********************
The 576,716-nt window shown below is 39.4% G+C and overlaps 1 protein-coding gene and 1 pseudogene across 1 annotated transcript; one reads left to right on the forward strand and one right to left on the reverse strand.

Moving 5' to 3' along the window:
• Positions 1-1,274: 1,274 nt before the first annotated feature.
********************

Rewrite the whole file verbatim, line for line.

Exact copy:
The 576,716-nt window shown below is 39.4% G+C and overlaps 1 protein-coding gene and 1 pseudogene across 1 annotated transcript; one reads left to right on the forward strand and one right to left on the reverse strand.

Moving 5' to 3' along the window:
• Positions 1-1,274: 1,274 nt before the first annotated feature.